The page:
In March 2013, a man was arrested trying to leave Kenya with two pieces of worked ivory intended for the international black market. He pled guilty to wildlife trafficking. And his punishment? He was fined just US$300.
Contrast this to last year in the Democratic Republic of Congo (DRC), where magistrates prosecuted and convicted five people of wildlife trafficking. They were given 10-year sentences and a fine of US$12,500. The magistrates who made this ruling had been trained in handling wildlife crime cases by African Wildlife Foundation (AWF).
The Trafficking Problem
Wildlife trafficking is organized by huge syndicates – but each stage is dependent on individuals choosing to take the risk. By making the risk outweigh the reward – improving detection and securing harsher sentences, AWF hopes to deter people from perpetrating these crimes.
AWF has been working to reduce wildlife poaching and trafficking through judicial and prosecutorial interventions. This project aims to train and build the capacity of wildlife crime investigators, prosecutors, and judicial officers. It will also enhance the collaboration between law enforcement agencies to increase their success.
These efforts include:
- Advocating for stronger wildlife laws
- Training those fighting wildlife crime
- Establishing standard operating procedures
- Forming collaborative networks between agencies
- Supporting prosecutors on the job
- Creating regional wildlife prosecutor coalitions
The goal is to see stronger, more deterrent wildlife legislation, as well as enhanced prosecution and adjudication of wildlife crimes.
“As police officers, we have found it difficult to deal with cases related to wildlife crime because of ignorance of the relevant regulations. The workshops have changed all that, making us more capable and effective.”Police officer in the DRC.
Another way to combat trafficking is to find the trafficked items before they leave the country. AWF is working to train and deploy dogs to detect ivory, rhino horn, and other wildlife products being smuggled across the border. By increasing the likelihood of detection, these dogs help to deter would-be-traffickers.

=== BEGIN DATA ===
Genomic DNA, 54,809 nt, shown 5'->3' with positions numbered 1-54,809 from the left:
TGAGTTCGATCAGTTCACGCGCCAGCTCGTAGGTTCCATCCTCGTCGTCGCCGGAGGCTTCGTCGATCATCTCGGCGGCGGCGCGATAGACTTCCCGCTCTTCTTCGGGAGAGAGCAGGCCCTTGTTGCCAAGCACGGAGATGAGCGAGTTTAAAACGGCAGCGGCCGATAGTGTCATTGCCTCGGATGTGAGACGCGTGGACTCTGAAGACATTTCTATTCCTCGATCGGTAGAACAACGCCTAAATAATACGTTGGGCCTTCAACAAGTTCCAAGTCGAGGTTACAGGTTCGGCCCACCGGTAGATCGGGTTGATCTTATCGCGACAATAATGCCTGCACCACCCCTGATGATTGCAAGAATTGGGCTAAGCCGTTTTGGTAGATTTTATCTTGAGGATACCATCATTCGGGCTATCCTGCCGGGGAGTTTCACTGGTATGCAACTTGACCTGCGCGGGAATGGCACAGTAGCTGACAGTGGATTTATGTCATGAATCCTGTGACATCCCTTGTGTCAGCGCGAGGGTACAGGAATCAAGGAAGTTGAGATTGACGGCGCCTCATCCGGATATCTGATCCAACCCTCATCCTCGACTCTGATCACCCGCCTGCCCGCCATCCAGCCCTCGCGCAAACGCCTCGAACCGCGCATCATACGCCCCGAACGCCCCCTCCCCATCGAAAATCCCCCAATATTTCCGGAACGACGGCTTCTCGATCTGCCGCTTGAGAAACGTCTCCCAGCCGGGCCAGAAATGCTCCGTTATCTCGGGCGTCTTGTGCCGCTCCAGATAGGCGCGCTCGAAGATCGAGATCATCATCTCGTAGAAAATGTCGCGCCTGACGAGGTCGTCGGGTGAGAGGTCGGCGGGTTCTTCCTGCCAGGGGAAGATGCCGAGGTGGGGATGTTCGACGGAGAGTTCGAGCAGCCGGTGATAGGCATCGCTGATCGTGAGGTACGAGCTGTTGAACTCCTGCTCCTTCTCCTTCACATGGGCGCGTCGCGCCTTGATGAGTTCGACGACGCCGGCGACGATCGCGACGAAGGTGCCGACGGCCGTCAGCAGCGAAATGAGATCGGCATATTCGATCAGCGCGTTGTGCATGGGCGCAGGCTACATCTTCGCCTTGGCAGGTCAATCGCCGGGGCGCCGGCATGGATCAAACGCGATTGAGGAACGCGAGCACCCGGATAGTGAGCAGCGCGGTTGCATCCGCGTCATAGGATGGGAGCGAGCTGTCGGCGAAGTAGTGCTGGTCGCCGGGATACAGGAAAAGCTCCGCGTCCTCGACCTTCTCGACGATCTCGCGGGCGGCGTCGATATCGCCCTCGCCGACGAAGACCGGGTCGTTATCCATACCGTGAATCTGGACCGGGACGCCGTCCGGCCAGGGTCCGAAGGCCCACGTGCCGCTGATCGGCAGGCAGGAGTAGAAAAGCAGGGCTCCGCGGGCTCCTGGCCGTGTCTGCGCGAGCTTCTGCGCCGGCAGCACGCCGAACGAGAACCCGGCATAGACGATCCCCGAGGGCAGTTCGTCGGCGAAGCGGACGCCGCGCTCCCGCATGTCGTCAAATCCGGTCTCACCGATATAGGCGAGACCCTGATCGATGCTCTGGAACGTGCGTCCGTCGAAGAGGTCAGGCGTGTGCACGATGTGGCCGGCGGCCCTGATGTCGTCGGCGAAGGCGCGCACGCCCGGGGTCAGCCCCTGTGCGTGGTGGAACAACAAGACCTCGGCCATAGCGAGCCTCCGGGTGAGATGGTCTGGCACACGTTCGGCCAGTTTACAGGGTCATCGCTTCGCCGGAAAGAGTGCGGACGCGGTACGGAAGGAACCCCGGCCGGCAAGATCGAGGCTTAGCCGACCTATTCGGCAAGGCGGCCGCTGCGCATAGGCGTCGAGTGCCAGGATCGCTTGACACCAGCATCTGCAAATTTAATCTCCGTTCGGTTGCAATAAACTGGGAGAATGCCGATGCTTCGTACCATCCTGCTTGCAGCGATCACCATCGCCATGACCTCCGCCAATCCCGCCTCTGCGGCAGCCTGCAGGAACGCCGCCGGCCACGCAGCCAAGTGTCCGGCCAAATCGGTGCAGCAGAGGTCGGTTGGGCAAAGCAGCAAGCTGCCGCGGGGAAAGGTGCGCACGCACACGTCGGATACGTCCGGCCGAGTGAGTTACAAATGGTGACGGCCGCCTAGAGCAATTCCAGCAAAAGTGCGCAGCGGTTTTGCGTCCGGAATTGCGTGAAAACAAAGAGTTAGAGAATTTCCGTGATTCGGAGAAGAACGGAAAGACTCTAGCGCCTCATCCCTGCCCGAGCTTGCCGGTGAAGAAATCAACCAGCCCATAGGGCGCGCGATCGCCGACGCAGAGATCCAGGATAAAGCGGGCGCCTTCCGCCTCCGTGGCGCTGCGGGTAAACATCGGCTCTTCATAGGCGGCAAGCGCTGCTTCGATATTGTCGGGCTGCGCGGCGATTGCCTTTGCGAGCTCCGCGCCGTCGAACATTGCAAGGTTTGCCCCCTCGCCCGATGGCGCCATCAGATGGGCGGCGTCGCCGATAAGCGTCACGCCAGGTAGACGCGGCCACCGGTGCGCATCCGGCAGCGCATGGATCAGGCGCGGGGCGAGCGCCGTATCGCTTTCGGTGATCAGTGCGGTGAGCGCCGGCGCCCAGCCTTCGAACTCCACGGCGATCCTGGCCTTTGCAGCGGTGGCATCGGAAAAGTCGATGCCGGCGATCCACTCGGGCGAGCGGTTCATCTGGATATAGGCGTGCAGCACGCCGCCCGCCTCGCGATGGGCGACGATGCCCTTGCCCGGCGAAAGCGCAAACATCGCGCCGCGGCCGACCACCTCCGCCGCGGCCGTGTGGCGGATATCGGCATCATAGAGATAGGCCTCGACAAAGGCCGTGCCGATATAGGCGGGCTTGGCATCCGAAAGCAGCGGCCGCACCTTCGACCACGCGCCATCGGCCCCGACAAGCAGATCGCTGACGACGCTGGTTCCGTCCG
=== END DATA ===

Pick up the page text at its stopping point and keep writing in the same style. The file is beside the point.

Much of the trafficking is targeting elephant ivory. The ivory trade is highly illegal, but sadly, especially in Asia, carved ivory pieces are still in high demand. But for elephants, ivory isn’t a luxury. It is part of them.
Elephants travel in family groups, led by an older matriarch. They have close family bonds, caring for injured elephants and helping to look after babies. Elephants are slower to reproduce than most animals, carrying calves for 22 months before birth. With the current rate of poaching deaths, elephant populations are decreasing in size every year. If poaching continues at the current rate, these magnificent creatures could vanish in our lifetimes.
In 2021, canine detection units active across 5 countries recovered 632 kilos of ivory – equivalent to the ivory of more than 10 elephants.
African Wildlife Foundation
Headquartered in Kenya, AWF has 60 years of experience working to ensure wildlife and wild lands thrive in a modern Africa. As one of the oldest and largest conservation organizations focused solely on the continent of Africa, AWF is the primary advocate for the protection of African wildlife and wild lands.
AWF works across the continent, implementing programs that focus on safeguarding areas of high conservation value. They lead and collaborate on projects that protect land, conserve wildlife, improve the lives of local people, and leverage conservation enterprises. Importantly, they aim to create economic growth that is not at the expense of Africa’s natural heritage. With the future in mind, they promote the next generation of African conservation leaders.
How can we help?
We are proud to support African Wildlife Foundation this month, as part of our commitment to giving 1% for endangered species. Our donation will support their efforts to protect wildlife and wildlands in Africa. It will fund projects such as their work to protect elephants and improve law enforcement through their wildlife judicial and prosecutorial training programs and their Canines for Conservation programs, strengthening detection and prosecution of wildlife crimes.
Thank you for your business – you have helped to give elephants more time.